Drug discrimination: a practical guide to its contributions to the invention of new chemical entities and evaluations of new or known pharmacological agents Drug discrimination can be described as a «drug detection» procedure that uses a pharmacologically active agent as the subjective stimulus. Although the procedure does require some effort to implement, it can be an extremely important tool for understanding drug action. Whereas medicinal chemists should come to learn the types of information that drug discrimination studies can offer, pharmacologists and psychologists might come to realize how medicinal chemists can apply the types of information that the paradigm routinely provides. Drug Discrimination: Applications to Medicinal Chemistry and Drug Studies provides in-depth analyses of the nature and use of drugs as discriminative stimuli and bridges some of the numerous gaps between medicinal chemistry, pharmacology, and psychology. Stressing the practical aspects of drug discrimination, including types of procedures, study design, data, and interpretation, the book details the advantages and limitations of drug discrimination studies versus other pharmacologic evaluations. Practical information from leading researchers in the field addresses specific topics and techniques that are of interest in drug discovery, evaluation, and development. A groundbreaking new guide to the applications of drug discrimination studies for medicinal chemistry and neuroscience, Drug Discrimination is essential for any scientist, researcher, or student whose interests involve the design, development, and/or action of drugs acting at the level of the central nervous system.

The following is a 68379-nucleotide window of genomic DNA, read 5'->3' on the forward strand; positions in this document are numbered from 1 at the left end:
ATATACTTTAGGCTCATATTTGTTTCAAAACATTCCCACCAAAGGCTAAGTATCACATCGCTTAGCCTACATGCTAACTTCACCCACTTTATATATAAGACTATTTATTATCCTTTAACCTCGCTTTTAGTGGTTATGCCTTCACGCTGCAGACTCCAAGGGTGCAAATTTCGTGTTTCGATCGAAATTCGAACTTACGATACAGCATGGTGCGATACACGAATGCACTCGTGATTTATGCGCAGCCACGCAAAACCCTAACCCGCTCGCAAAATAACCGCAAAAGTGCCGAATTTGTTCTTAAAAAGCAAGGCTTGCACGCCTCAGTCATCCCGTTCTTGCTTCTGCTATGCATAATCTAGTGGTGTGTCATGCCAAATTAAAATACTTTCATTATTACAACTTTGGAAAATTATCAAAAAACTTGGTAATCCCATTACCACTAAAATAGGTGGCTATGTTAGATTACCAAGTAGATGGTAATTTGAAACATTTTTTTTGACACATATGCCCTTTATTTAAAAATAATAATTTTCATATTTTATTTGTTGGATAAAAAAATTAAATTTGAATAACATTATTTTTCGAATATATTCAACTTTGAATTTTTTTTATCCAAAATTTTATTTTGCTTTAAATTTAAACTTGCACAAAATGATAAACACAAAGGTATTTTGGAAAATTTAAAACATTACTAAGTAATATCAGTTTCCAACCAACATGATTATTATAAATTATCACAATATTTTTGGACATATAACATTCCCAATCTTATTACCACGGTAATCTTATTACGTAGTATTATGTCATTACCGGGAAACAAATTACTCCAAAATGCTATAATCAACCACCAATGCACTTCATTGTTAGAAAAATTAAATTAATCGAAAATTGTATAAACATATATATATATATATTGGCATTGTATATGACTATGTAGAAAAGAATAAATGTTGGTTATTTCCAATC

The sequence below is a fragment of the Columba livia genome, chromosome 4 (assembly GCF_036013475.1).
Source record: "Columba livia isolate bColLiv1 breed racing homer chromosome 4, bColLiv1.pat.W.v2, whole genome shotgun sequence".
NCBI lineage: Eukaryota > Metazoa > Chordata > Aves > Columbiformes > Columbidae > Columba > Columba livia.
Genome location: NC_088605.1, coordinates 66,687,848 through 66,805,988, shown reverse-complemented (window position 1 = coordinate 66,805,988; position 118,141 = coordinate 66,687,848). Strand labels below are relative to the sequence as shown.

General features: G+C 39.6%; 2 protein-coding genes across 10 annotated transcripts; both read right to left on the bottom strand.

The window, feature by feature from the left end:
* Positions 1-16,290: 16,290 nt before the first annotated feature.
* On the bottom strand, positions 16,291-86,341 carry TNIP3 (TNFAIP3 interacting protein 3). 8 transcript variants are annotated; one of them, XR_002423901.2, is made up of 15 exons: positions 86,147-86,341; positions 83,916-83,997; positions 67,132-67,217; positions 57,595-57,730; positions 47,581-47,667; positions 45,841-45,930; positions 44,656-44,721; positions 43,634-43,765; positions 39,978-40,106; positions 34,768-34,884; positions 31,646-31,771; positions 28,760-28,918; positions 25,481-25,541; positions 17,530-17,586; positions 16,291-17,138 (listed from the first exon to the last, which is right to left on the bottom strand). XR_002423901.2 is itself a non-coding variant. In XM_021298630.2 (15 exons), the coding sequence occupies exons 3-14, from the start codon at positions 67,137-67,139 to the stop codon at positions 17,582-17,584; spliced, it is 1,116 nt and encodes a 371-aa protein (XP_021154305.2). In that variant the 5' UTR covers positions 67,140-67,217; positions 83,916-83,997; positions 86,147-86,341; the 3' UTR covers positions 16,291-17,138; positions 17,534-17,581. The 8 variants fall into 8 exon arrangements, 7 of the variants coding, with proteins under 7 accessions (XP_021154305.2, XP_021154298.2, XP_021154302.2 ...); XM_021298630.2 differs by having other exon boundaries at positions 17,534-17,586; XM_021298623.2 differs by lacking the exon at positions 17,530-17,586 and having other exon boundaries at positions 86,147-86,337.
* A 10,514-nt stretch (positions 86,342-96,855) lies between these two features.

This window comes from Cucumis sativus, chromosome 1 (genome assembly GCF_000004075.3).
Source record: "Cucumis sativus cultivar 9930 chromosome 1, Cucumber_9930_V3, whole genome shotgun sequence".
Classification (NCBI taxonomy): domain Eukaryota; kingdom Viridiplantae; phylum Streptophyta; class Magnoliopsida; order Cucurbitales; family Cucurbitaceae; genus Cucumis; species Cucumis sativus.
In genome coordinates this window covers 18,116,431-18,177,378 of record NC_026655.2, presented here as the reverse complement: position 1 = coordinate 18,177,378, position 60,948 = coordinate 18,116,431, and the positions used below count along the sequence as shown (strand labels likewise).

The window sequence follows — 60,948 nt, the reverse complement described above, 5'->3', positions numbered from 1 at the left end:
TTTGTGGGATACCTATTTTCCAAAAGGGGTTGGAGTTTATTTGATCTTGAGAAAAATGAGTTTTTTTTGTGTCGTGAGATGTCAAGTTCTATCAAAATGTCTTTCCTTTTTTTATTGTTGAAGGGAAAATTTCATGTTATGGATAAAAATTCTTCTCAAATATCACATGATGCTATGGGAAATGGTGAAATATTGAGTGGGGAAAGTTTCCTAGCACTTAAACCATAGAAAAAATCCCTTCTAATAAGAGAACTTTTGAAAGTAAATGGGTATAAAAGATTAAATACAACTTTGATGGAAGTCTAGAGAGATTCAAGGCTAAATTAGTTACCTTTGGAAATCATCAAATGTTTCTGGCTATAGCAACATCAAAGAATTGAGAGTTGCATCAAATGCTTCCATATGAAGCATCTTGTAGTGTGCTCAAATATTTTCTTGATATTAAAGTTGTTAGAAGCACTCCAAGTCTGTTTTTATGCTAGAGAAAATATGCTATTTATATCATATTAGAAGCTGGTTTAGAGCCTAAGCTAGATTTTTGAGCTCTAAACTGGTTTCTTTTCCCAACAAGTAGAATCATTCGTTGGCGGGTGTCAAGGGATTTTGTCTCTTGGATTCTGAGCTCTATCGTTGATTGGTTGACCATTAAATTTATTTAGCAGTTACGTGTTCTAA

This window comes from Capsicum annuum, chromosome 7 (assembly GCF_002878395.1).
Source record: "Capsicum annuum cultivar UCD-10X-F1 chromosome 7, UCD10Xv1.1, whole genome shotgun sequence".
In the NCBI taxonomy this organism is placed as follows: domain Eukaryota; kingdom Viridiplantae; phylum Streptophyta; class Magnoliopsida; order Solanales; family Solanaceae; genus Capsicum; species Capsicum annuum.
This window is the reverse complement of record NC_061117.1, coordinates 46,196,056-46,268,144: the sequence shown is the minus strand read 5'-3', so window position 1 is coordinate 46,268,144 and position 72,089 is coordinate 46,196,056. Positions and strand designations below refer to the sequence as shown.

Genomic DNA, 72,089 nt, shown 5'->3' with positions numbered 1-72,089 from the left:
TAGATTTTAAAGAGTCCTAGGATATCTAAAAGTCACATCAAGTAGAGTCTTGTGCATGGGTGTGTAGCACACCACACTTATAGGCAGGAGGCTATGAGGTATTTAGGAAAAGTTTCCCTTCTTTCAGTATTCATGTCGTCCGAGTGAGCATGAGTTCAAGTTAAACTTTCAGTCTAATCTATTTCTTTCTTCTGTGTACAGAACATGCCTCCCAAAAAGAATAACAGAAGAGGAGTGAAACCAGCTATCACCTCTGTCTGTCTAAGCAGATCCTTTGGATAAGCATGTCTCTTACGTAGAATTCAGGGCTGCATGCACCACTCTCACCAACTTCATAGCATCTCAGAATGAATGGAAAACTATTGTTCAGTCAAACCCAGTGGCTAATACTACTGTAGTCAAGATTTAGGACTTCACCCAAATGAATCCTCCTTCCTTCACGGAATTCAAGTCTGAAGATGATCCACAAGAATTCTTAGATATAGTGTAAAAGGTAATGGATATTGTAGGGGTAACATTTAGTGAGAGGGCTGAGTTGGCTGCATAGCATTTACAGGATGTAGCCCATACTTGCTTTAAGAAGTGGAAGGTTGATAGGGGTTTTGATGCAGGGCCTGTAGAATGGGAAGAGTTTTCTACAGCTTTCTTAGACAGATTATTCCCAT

A practical guide to institutional investing success Managed Futures for Institutional Investors is an essential guide that walks you through the important questions that need to be addressed before investing in this asset class and contains helpful direction for investors during the investing process. Backed by years of institutional experience, the authors reveal the opportunities offered by managed futures. They also include information on practices in the managed futures area and present the various analytical tools and building blocks required to use managed futures effectively. The book also contains insight on the issues that must be addressed when building and evaluating portfolios. Shows where to find data to evaluate managed futures and explains how managed futures are regulated Offers guidance on how to apply classic portfolio construction tools to managed futures Reveals how managed futures investments can help investors evaluate and meet risk, return, and liquidity objectives Managed Futures for Institutional Investors provides all the practical information to manage this type of investment well.